FRED PLOTKIN is one of America’s foremost experts on opera and has distinguished himself in many fields as a writer, speaker, consultant and as a compelling teacher. He is an expert on everything Italian, the person other so-called Italy experts turn to for definitive information. Fred discovered the concept of "The Renaissance Man" as a small child and has devoted himself to pursuing that ideal as the central role of his life. In a “Public Lives” profile in The New York Times on August 30, 2002, Plotkin was described as "one of those New York word-of-mouth legends, known by the cognoscenti for his renaissance mastery of two seemingly separate disciplines: music and the food of Italy." In the same publication, on May 11, 2006, it was written that "Fred is a New Yorker, but has the soul of an Italian."
Venice: The First Capital of Opera
Monday, October 10, 2016 - 12:00 AM
VENICE—In most of the nearly five hundred articles I have done for WQXR, I have seldom dwelt much on Venice and its absolutely crucial role in opera. This is not for lack of caring but just because I have had a lot else to cover and knew that Venice would still be here despite persistent rumors of its vanishing forever beneath an acqua alta.
The concerns about its survival are real. Even if Venice manages to stay above the waves, it has in many ways been denatured by the crassest form of mass tourism in which day-trippers come into town, eat fast food, traipse through the major sites and then go away. In recent years, the city has allowed massive cruise ships to sail close to the most historic parts of the city, displacing water onto piazzas and into precious buildings. None of this benefits the city in sustainable ways and it is difficult to make a life here. The population was 175,000 in 1951 and is now about 50,000.
The city has dealt with flooding almost since it was created in the 6th century A.D. when Attila the Hun invaded the glorious city of Aquileia and its residents fled to islands in the lagoon at the northern end of the Adriatic and built a new city that rose like a phoenix. Verdi addressed this in his opera Attila, in which a Roman sings my favorite line in all of opera: Avrai tu l’universo, ma resti l’Italia a me! (“You can have the universe, but let Italy be mine!”).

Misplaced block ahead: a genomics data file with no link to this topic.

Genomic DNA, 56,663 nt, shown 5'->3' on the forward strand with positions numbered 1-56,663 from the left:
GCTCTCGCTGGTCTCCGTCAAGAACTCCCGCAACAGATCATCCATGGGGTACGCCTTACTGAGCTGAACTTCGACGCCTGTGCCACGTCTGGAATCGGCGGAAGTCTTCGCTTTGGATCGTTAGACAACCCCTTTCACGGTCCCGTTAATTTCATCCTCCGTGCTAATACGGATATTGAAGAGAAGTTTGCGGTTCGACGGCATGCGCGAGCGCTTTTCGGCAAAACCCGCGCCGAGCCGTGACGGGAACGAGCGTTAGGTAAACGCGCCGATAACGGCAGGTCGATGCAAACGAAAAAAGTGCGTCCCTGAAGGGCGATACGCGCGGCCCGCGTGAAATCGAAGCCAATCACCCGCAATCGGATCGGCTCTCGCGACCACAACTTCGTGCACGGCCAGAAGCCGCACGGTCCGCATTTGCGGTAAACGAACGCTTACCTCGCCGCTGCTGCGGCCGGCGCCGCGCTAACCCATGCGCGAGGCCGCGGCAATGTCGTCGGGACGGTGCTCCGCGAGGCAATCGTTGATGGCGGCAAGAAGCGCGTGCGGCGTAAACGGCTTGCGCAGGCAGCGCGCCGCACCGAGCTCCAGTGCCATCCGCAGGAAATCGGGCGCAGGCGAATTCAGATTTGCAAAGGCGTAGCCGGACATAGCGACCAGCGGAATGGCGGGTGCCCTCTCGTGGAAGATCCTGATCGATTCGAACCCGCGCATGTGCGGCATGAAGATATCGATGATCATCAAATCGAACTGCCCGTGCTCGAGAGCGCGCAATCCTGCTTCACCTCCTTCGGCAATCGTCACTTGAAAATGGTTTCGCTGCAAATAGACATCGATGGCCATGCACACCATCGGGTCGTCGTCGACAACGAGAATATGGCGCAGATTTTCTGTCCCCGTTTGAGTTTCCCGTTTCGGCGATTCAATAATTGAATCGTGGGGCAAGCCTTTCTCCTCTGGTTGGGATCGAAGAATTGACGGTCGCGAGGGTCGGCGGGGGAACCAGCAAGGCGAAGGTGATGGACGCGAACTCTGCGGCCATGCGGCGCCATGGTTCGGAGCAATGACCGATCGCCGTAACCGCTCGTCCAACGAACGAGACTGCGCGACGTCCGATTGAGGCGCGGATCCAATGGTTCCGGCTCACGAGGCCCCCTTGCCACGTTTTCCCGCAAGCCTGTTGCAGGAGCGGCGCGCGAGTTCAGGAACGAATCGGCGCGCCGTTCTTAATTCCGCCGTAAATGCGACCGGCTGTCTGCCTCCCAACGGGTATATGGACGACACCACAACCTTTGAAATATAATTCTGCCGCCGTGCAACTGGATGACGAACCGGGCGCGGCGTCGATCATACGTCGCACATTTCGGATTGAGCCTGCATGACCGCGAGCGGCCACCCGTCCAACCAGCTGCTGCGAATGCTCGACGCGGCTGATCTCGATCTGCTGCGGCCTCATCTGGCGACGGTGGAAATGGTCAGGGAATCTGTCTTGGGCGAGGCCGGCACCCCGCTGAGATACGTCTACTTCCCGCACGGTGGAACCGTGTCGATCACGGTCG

The problem with flooding and environmental damage in the last century or so has been caused almost entirely by humans. It was the subject of my college thesis and is discussed in a compelling new book, “If Venice Dies,” by Salvatore Settis. The metaphor of death and Venice is hardly new, having been explored in “Death and Venice,” Thomas Mann’s novella that became Benjamin Britten’s last opera.
Venice has been special to me for my whole life. I first was captivated by photographs of the city as a five year-old, with its beautiful palaces, churches and theaters and countless views of sunlight glinting on canals or casting shadows on the campi (piazzas) that suddenly appear at the end of calli (lanes) of Venice’s labyrinthine urban grid. Here, if you walk to a dead end, you still will have seen beauty even if you must turn back to find your way to where you meant to go. Or you can idle and meander, engaging in the Italian practice of dolce far niente (sweetly doing nothing).
As an undergraduate in college, both in Italy and the States, I was a major in Venetian history with a minor in theater and opera production. This was not only because of my love of all things Venetian, but because opera lirica, though invented in Florence in 1597 by a group of academics called the Camerata Fiorentina, took root and flight in Venice and became the extraordinary art form that conquered Europe and much of the rest of the world. To really know opera I had to know Venice.